When we mention the term “portfolio,” the common assumption is that we’re referring to either our investment portfolio or our grant portfolio. But we believe that our grants and investments (not to mention our activities) are interconnected, and therefore cannot be considered in isolation. We can make neither a grant nor an investment without considering the total effect that it has on a community. After all, does it make sense to use grants to preserve rivers while investing in companies that pollute them? Therefore, our Portfolio of Work encompasses all the ways we deploy our capital in order to create a full picture of the work we do.
Thinking in Workstreams
How do we think about our four strategic pillars in our everyday work? We decided a few years ago to deviate from traditional program areas because they felt too static and structured to accommodate rapid changes that we saw in the market. Instead, we developed workstreams, which are organized by the questions that we’re asking and the communities with whom we’re engaging. To keep ourselves focused, we ensure that each workstream touches at least one (but often two, three, or four) of the strategic pillars.
For us, workstreams are more fluid than traditional program areas because we identify them based on market opportunities rather than predetermined subjects. If we realize that a workstream is no longer “active,” meaning that related opportunities are no longer relevant or viable, we have the flexibility to deprioritize that work stream and reprioritize others immediately. A few examples of our current workstreams include the Future of Work & Future of Place, Small Business Access to Capital, and the Portfolio Examination Process. But this is by no means a comprehensive list, and we will inevitably add and deactivate workstreams as our work evolves.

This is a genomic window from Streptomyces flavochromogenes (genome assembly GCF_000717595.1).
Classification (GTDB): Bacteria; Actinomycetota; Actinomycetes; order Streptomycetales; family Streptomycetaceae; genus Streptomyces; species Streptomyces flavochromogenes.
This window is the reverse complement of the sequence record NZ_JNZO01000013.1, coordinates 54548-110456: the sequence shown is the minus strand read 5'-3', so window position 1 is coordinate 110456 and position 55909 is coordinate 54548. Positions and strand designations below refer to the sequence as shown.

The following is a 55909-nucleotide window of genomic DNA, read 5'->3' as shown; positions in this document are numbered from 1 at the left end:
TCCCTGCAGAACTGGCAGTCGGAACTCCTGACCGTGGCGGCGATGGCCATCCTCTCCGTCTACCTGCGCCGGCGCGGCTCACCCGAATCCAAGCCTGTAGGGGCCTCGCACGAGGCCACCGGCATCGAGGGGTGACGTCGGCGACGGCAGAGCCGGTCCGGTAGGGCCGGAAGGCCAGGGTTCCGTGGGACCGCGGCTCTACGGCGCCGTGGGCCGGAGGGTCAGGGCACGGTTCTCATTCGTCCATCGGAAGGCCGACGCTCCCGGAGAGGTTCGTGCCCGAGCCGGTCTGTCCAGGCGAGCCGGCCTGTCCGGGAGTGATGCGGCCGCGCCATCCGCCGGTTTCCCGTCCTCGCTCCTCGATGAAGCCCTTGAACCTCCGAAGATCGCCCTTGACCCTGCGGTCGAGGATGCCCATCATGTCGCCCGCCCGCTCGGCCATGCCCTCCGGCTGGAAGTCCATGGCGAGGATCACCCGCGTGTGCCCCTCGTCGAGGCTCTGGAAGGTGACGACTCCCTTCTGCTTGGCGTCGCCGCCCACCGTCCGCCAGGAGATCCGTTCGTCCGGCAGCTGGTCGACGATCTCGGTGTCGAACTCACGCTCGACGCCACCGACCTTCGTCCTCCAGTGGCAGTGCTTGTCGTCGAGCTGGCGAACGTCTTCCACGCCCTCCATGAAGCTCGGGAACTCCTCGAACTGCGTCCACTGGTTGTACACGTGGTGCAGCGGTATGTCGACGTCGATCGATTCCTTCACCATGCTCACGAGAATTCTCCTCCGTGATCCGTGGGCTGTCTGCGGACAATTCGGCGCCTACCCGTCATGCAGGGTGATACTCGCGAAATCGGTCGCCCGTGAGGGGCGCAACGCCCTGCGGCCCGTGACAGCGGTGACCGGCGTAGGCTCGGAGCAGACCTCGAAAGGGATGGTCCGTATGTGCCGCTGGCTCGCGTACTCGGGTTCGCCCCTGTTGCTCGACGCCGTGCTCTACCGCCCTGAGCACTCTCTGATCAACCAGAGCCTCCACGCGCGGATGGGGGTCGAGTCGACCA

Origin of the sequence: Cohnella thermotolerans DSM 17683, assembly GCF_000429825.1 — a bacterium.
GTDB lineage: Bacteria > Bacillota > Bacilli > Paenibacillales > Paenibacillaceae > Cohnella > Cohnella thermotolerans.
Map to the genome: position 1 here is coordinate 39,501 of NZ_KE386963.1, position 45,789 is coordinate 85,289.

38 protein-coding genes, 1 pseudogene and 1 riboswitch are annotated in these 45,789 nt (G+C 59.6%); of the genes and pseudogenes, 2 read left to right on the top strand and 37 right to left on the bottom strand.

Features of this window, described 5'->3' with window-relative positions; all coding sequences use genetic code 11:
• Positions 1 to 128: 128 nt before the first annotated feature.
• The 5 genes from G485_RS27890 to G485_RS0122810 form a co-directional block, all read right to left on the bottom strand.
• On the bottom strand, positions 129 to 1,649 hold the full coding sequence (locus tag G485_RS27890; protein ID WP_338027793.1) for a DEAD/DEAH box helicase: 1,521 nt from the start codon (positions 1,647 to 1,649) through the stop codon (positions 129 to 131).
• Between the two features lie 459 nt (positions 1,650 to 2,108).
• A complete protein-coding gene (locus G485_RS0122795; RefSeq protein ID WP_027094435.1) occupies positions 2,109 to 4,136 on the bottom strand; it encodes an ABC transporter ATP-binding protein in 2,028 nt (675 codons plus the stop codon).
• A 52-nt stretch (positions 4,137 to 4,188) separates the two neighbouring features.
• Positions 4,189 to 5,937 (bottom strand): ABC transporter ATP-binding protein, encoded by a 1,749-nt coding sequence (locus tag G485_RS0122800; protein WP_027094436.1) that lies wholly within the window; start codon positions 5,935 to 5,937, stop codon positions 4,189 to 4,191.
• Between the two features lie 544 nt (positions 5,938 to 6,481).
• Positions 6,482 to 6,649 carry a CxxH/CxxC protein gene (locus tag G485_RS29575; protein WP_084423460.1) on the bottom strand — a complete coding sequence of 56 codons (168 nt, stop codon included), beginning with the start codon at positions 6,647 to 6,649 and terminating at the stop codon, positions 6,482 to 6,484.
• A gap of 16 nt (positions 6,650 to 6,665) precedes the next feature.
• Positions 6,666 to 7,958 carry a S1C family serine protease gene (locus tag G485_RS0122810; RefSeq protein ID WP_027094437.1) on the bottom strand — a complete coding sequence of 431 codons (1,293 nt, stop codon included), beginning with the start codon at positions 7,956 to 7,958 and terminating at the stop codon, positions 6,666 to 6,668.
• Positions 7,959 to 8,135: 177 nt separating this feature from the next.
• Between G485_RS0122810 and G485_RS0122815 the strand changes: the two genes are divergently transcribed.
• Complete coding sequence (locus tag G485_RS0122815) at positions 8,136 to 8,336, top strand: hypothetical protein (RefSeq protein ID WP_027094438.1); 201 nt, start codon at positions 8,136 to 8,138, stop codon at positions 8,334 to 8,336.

Unlike traditional program areas — which focus almost exclusively on grantmaking — our workstreams also incorporate our entire financial toolbox. We aim to deploy whichever tool is most appropriate for each opportunity that arises within a work stream, which could be any of the following:
We find that organizing our work by pillars and workstreams promotes curiosity, observation, and the ability to reevaluate and refocus when we’re heading down a less-than-useful path. If you would like to read more about each of the pillars that underpin our work, we’ve provided a deeper dive on each pillar below:
We believe that economic opportunity for people and communities is the focus of our work. Our challenge is to contribute most effectively to supporting healthy, self-sustaining people and communities.
We believe that every enterprise both contributes to and detracts from the world’s well-being.
Our theory of change is focused on the enterprise as the driver of change. We believe that enterprises of all types should be properly capitalized.
We believe that the people and institutions that make investments are ‘complicit’ in the net contribution of the enterprise in which they invest.